• Retention policies: Cloud Storage FUSE does not support writing to buckets with a retention policy. If you attempt to write to a bucket with a retention policy, your writes will fail.

    Cloud Storage FUSE supports reading objects from buckets with a retention policy, but the bucket must be mounted as Read-Only by passing the -o RO flag during bucket mounting.

  • Local storage: Objects that are new or modified are stored in their entirety in a local temporary file until they are closed or synced. When working with large files, make sure you have enough local storage capacity for temporary copies of the files, particularly if you are working with Compute Engine instances. For more information, see the README in the Cloud Storage FUSE GitHub documentation.
  • Directories: Cloud Storage operates with a flat namespace. By default, only directories that are explicitly defined (meaning they exist as objects in Cloud Storage) can appear in the mounted file system. Implicit directories (ones that are only parts of the path of other files or directories) don't appear by default. If you have files with a path that contains an implicit directory, the file does not appear in the overall directory tree, since the implicit directory containing them does not appear. However, you can use a flag to change this behavior. For more information, refer to the --implicit-dirs flag in the Cloud Storage FUSE CLI documentation.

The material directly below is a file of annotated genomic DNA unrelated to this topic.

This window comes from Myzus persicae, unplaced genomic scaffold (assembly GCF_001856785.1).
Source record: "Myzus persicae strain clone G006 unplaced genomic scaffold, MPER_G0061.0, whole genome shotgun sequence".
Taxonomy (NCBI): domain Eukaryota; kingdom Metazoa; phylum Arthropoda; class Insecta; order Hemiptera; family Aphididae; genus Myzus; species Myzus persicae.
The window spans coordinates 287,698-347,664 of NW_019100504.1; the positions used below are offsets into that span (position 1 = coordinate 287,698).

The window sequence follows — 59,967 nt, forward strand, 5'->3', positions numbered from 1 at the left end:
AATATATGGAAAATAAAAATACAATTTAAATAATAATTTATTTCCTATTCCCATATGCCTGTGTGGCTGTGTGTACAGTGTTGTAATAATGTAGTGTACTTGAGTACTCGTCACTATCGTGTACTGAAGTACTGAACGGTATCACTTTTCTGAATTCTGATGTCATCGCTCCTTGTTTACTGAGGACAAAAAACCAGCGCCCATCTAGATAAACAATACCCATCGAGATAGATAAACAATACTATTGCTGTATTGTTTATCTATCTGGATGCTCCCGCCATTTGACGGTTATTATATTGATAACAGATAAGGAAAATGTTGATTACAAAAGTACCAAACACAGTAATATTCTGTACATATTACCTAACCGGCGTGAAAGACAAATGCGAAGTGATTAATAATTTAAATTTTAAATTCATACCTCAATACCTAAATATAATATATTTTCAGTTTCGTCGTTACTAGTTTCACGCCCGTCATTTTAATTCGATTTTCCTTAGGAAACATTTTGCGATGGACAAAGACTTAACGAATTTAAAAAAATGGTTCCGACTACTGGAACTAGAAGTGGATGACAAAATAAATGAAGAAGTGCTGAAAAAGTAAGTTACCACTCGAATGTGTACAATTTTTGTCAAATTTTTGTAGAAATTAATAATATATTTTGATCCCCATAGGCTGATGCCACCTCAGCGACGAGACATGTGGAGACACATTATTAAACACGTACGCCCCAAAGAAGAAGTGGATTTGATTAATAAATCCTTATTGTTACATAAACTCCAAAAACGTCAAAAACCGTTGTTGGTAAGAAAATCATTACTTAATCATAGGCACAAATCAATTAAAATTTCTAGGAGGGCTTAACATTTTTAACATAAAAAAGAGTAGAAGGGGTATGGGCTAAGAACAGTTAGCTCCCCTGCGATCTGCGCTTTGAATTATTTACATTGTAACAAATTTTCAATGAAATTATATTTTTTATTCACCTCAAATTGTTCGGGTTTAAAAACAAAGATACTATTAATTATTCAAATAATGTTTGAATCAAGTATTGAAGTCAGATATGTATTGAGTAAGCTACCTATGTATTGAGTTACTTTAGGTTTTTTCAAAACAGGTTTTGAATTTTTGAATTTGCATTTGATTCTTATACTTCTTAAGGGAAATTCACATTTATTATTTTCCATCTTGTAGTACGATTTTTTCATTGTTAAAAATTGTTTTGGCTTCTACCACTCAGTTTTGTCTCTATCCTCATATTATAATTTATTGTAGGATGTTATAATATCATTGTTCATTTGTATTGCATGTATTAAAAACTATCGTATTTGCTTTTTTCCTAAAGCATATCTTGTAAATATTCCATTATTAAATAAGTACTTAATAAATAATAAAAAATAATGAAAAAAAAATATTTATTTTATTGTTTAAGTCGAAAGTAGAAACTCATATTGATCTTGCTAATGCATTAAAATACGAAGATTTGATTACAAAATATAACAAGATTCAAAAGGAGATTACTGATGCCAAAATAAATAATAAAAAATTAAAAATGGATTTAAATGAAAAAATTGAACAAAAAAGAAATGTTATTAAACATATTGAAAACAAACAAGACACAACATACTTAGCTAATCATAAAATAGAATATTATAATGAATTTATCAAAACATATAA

Cloud Storage FUSE does not support directory renaming. A directory rename cannot be performed atomically in Cloud Storage; instead, renaming a directory involves copying an object with a new name and deleting the original object.

  • File handle limits: By default, the Linux kernel allows a maximum of 1,024 open file handles. Cloud Storage FUSE shouldn't be used as a server handling concurrent parallel connections from external clients, as this might exceed the maximum number of open file handles. Some common use cases to avoid are web serving content from a Cloud Storage FUSE mount, exposing a Cloud Storage FUSE mount as network-attached storage (NAS) using file sharing protocols (for example, NFS or SMB), and hosting a file transfer protocol (FTP) server backed by a Cloud Storage FUSE mount.

Frameworks, operating systems, and architectures

Cloud Storage FUSE has been validated with the following frameworks: